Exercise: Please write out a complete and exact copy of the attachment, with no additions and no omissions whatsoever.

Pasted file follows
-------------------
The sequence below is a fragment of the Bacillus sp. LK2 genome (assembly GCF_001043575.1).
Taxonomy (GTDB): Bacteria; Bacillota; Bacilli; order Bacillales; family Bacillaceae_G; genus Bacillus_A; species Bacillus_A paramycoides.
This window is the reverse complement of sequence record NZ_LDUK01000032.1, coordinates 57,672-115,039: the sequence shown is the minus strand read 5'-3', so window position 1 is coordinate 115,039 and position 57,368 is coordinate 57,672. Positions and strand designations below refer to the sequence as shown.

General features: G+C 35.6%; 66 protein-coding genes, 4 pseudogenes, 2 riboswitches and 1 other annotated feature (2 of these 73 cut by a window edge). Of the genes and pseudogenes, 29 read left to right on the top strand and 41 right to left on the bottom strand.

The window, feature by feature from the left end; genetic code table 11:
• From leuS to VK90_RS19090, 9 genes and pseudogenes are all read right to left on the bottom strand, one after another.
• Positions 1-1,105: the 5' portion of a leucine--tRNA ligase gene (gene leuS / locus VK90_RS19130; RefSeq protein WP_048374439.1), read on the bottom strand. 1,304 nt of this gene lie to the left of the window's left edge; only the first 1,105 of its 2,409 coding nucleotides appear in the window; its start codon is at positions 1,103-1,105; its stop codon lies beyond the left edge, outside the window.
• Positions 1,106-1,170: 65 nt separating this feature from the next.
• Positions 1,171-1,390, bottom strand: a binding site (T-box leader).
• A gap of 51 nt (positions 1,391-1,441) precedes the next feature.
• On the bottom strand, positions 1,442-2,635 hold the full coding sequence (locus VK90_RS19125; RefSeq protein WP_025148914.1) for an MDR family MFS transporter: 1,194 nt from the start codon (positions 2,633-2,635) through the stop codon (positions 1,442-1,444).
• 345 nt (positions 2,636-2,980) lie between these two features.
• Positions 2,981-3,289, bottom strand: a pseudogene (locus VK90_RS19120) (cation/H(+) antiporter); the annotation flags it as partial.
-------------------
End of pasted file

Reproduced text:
The sequence below is a fragment of the Bacillus sp. LK2 genome (assembly GCF_001043575.1).
Taxonomy (GTDB): Bacteria; Bacillota; Bacilli; order Bacillales; family Bacillaceae_G; genus Bacillus_A; species Bacillus_A paramycoides.
This window is the reverse complement of sequence record NZ_LDUK01000032.1, coordinates 57,672-115,039: the sequence shown is the minus strand read 5'-3', so window position 1 is coordinate 115,039 and position 57,368 is coordinate 57,672. Positions and strand designations below refer to the sequence as shown.

General features: G+C 35.6%; 66 protein-coding genes, 4 pseudogenes, 2 riboswitches and 1 other annotated feature (2 of these 73 cut by a window edge). Of the genes and pseudogenes, 29 read left to right on the top strand and 41 right to left on the bottom strand.

The window, feature by feature from the left end; genetic code table 11:
• From leuS to VK90_RS19090, 9 genes and pseudogenes are all read right to left on the bottom strand, one after another.
• Positions 1-1,105: the 5' portion of a leucine--tRNA ligase gene (gene leuS / locus VK90_RS19130; RefSeq protein WP_048374439.1), read on the bottom strand. 1,304 nt of this gene lie to the left of the window's left edge; only the first 1,105 of its 2,409 coding nucleotides appear in the window; its start codon is at positions 1,103-1,105; its stop codon lies beyond the left edge, outside the window.
• Positions 1,106-1,170: 65 nt separating this feature from the next.
• Positions 1,171-1,390, bottom strand: a binding site (T-box leader).
• A gap of 51 nt (positions 1,391-1,441) precedes the next feature.
• On the bottom strand, positions 1,442-2,635 hold the full coding sequence (locus VK90_RS19125; RefSeq protein WP_025148914.1) for an MDR family MFS transporter: 1,194 nt from the start codon (positions 2,633-2,635) through the stop codon (positions 1,442-1,444).
• 345 nt (positions 2,636-2,980) lie between these two features.
• Positions 2,981-3,289, bottom strand: a pseudogene (locus VK90_RS19120) (cation/H(+) antiporter); the annotation flags it as partial.